As search giants reshuffle, VC scoops up talent

As both Yahoo and Microsoft see their share of the internet search market lose ground to Google, they are quickly seeing executives leave. Yahoo’s web search VP is the latest to make the move from internet giant to venture capital firm. Dave Keating reports.

It’s been a tough time to be an executive in the search departments at Yahoo and Microsoft. The snowballing success of Google has left the two former giants of internet search in the dust. For instance, Yahoo’s first-quarter revenue for 2007 was $1.67 billion, less than half Google’s $3.66 billion.

Both companies have seen a slew of executive departures recently. In the last month, Microsoft’s search property saw two top executives, Dane Glasgow and Christopher Payne, leave.  In December, Yahoo had a major executive shuffle where several executives left.

Andrew Baccia

Now Andrew Braccia, vice president of consumer web search for Yahoo, has left the company to join Accel Partners, a Palo Alto-based venture capital firm. Braccia will be principal and will identify investment opportunities in the consumer Internet and software sectors focusing on search, digital media and online advertising.

This isn’t the first time Accel has lured someone away from Yahoo. In October 2006 Accel hired Simon Levene, previously managing director at Yahoo, for their London office.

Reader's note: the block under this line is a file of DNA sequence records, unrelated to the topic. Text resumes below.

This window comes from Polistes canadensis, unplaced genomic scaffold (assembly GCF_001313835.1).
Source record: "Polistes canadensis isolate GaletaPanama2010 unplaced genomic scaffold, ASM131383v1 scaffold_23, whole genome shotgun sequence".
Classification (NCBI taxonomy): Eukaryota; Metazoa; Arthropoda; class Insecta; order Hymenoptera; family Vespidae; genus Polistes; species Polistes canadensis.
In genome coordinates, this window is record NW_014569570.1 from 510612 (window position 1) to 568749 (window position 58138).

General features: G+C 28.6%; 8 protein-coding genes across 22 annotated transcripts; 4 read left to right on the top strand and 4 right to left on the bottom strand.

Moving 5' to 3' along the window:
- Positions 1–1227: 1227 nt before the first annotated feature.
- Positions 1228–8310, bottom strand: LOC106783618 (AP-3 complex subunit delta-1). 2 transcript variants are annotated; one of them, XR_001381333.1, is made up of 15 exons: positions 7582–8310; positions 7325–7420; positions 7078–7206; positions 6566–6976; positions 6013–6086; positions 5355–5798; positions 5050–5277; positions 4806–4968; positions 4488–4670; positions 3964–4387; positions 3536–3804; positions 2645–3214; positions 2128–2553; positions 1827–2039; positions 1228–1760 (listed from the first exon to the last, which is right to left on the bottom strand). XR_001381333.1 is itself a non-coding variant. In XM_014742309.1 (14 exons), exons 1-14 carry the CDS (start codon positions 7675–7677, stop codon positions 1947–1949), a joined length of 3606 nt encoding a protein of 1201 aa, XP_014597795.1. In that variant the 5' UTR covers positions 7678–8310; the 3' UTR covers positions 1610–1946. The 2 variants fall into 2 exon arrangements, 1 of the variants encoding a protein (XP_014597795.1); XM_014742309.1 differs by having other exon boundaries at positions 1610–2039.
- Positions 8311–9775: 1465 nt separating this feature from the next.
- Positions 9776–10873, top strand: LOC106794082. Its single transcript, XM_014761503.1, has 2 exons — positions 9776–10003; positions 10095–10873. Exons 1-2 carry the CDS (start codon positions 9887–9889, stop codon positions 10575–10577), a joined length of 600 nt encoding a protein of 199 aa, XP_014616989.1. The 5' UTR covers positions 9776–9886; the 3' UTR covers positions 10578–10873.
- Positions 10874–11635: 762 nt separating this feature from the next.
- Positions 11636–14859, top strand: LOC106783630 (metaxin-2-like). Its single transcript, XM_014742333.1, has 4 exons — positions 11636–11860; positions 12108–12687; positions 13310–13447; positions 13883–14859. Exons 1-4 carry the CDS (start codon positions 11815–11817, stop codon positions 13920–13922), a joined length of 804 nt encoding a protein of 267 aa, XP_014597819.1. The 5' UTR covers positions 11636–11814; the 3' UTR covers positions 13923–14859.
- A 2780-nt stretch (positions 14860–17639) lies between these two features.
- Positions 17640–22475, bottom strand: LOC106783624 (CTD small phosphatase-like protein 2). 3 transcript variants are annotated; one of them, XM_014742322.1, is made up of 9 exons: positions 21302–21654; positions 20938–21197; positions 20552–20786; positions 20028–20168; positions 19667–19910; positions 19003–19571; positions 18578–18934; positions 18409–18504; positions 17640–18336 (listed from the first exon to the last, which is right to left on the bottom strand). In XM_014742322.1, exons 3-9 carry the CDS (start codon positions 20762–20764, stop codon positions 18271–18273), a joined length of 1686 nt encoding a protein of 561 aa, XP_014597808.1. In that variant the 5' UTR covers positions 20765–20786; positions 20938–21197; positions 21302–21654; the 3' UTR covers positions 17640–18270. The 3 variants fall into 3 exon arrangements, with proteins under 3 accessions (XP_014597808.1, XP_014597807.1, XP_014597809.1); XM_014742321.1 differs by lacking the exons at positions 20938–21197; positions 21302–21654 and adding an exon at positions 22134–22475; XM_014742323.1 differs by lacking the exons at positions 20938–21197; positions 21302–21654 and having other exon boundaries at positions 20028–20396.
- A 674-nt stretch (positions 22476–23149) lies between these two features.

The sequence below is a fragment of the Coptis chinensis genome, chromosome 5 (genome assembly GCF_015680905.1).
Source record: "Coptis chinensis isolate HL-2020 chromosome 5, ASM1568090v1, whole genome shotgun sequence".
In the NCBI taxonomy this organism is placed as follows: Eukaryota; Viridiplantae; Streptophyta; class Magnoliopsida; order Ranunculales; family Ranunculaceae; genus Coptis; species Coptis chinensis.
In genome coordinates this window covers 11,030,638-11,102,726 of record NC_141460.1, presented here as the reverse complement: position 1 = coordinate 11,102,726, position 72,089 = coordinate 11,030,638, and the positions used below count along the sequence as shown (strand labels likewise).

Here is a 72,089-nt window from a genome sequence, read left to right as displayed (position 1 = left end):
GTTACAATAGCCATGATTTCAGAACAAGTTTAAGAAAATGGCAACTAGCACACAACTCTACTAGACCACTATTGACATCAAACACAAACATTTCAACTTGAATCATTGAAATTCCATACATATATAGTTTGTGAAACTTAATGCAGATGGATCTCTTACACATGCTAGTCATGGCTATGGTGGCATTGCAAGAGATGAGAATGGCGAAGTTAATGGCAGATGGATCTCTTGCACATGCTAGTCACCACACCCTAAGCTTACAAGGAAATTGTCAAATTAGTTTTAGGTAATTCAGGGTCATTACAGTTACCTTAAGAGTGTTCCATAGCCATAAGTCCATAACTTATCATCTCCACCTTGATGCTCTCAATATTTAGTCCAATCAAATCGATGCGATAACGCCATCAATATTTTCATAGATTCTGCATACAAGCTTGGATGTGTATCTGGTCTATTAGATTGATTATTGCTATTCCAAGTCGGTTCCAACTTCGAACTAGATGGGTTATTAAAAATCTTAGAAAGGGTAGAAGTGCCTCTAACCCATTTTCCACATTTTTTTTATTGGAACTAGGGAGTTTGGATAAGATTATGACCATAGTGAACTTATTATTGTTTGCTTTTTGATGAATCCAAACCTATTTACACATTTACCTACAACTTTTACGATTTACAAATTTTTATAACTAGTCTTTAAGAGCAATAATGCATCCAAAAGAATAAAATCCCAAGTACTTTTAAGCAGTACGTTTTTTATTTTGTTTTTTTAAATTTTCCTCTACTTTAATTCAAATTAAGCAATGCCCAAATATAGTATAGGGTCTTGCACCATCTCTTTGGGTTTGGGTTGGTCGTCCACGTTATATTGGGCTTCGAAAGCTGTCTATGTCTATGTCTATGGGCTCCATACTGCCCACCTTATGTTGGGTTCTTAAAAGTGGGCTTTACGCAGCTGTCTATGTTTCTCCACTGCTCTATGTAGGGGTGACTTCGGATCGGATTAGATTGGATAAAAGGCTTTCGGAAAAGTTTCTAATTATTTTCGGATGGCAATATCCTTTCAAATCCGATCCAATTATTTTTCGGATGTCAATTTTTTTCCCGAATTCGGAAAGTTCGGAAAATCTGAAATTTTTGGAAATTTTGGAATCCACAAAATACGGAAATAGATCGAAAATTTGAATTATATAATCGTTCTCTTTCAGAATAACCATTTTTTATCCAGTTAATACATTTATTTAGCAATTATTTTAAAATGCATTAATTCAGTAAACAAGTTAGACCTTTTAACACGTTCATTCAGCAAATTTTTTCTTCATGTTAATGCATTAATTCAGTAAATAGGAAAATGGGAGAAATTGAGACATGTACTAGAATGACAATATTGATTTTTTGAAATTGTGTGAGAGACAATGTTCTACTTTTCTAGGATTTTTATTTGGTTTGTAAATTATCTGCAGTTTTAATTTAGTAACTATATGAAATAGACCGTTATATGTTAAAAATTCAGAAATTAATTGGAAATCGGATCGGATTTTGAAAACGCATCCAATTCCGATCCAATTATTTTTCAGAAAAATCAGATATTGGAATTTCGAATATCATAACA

“I have always been passionate about entrepreneurs and early stage companies, and being able to work with people when they’re building something from scratch,” Braccia says. “Venture capital is a great vehicle in which to help identify and help build the next generation of companies, so I’m excited about that.”

“Internet search is becoming an increasingly important activity as the web has grown in size and scale,” he adds. “That’s probably the biggest change I’ve seen. As the internet gets bigger, search engines have had to match that.”

Although Braccia’s has been with the search division at Yahoo for six years, he has also held a number of other roles at the company which he says will enable him to focus on a wide variety of internet opportunities. He joined Yahoo straight out of college in 1998, and since then he has worked with a number of start-ups that Yahoo has acquired over the years including Del.isio.us, Flickr, Alta Vista, Inktomi and Overture. He also formerly ran the marketplace division at Yahoo.

“If you look at my background, in my nine years at yahoo I did a variety of different things, so I’m intimately familiar with the online congress, especially social media,” he says. “I was part of the team that launched the answers product and acquired delicious. I’m intimately familiar with online advertising and community-building products that have basic media models attached to them. Now what I’m Focused on broadly is consumer internet, search, given my background, but also community, digital and social media.”

Given that even the big search players have had difficulty competing with the Google juggernaut however, VCs may be displaying an element of caution about investing in young start-ups that are proposing new search solutions. Accel itself has made its investments mostly in social and digital media. The firm, established in 1983, has many web 2.0 portfolio companies including Facebook, Brightcove, Glam Media, Metcafe, Propser, BitTorrent and AdMob.

Still, Braccia says there is still room for new players in internet search. And some are getting VCs attention. New York-based Hakia, for example, just raised $16 million in funding for its meaning-based search engine, which they hope will mimic the brain’s cognitive skills.